Date: November 22, 2016
Source: Leiden, Universiteit
Coral reefs throughout the world are under threat. After studying the reefs in Malaysia, Zarinah Waheed concluded that there is room for improvement in coral reef conservation.
One-third of the corals of the Great Barrier Reef are dead. This was the sombre conclusion drawn by Australian scientists six months ago. Pollution, shipping and climate change are destroying the world's largest continuous reef, and other coral reefs seem to be facing the same fate.
PhD candidate Zarinah Waheed studied coral reefs in her home country Malaysia over recent years. She looked specifically at the coral diversity of these reefs and also at the connectivity between the reef locations. She found that the areas with the highest numbers of coral species are not necessarily protected.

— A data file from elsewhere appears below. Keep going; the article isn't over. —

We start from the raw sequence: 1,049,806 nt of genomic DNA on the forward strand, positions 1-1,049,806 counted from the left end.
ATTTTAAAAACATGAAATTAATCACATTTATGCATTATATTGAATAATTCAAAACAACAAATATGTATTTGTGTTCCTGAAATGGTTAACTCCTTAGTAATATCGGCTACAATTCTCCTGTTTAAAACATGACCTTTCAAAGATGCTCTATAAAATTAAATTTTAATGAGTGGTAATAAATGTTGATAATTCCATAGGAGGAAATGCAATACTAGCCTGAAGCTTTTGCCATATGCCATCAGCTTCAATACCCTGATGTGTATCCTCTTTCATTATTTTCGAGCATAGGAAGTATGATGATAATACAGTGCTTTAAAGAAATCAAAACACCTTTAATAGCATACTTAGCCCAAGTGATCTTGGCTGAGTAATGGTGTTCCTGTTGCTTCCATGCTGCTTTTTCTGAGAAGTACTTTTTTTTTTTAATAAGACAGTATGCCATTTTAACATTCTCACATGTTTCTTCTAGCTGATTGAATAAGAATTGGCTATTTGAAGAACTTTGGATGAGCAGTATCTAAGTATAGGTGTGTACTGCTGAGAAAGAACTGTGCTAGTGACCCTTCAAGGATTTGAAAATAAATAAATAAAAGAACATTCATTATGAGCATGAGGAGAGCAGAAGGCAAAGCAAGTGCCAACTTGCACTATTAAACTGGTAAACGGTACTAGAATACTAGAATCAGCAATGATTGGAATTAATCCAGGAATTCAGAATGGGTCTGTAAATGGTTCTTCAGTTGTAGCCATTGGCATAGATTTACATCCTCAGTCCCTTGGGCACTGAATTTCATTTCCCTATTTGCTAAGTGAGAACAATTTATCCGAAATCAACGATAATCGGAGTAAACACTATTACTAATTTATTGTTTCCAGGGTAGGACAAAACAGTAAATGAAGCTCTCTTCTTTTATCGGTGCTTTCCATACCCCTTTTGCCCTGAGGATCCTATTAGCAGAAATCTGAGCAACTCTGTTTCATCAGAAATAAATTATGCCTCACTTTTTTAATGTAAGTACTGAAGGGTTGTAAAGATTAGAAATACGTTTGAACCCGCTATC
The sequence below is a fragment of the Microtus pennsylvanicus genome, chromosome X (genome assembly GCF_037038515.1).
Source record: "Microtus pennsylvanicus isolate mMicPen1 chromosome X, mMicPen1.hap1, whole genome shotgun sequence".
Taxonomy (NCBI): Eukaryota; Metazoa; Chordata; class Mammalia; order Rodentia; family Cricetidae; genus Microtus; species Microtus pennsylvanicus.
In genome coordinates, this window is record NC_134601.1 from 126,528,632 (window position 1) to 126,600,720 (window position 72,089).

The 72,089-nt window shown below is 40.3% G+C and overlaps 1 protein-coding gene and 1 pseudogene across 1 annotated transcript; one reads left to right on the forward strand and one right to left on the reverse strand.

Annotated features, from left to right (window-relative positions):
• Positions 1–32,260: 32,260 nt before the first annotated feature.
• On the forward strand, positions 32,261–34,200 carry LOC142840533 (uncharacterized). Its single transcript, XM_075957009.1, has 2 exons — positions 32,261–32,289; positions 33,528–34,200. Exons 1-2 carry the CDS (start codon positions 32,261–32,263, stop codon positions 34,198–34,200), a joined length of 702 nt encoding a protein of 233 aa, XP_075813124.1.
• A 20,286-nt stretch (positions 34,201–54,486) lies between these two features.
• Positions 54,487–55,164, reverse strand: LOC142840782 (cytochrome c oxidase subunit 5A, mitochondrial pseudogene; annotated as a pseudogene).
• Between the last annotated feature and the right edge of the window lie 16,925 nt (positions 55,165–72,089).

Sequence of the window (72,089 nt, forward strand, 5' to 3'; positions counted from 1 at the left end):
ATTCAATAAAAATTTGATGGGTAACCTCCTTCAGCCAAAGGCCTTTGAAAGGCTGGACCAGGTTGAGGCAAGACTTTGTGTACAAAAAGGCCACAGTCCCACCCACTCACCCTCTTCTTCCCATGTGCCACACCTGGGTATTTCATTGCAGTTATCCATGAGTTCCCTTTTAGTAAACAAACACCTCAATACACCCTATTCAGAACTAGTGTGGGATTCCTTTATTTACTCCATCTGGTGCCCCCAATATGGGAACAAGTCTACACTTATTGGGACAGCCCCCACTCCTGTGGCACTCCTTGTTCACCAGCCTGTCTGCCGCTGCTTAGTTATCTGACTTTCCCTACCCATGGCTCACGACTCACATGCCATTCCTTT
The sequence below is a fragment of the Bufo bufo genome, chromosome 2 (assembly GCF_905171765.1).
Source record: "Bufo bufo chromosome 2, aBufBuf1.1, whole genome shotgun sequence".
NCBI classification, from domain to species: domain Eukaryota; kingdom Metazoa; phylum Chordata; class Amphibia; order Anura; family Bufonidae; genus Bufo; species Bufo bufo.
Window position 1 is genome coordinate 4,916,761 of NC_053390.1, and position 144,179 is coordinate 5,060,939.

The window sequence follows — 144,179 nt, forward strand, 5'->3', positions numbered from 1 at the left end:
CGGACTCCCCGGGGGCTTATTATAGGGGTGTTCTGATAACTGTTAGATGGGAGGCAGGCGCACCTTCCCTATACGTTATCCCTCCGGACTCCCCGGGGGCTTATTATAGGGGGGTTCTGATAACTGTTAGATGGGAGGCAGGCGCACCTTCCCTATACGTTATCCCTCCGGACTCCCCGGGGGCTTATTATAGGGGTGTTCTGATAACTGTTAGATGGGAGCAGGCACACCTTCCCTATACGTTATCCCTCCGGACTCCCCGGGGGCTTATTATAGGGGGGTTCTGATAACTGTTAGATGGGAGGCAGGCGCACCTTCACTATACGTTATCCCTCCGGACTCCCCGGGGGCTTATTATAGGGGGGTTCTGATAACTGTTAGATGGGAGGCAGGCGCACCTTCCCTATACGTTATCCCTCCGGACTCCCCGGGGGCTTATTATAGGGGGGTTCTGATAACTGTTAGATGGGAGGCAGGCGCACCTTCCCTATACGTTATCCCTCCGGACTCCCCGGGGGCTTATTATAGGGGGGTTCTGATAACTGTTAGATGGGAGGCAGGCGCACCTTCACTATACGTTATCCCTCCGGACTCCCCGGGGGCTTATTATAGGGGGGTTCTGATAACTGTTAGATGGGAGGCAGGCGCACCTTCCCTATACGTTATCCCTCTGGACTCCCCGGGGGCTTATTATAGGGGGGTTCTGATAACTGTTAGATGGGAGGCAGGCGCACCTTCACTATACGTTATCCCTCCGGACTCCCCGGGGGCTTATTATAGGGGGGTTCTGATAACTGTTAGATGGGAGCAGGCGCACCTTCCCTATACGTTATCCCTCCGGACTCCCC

During her research, Waheed examined how many species of three coral families -- Fungiidae, Agariciidae and Euphylliidae -- occur in different reefs spread throughout Malaysia. She made a number of diving trips in the region, together with her co-supervisor and coral expert Dr Bert W. Hoeksema of Naturalis Biodiversity Center in Leiden. Before the diving trips, she first examined all specimens of the target species in the extensive coral collection held by Naturalis.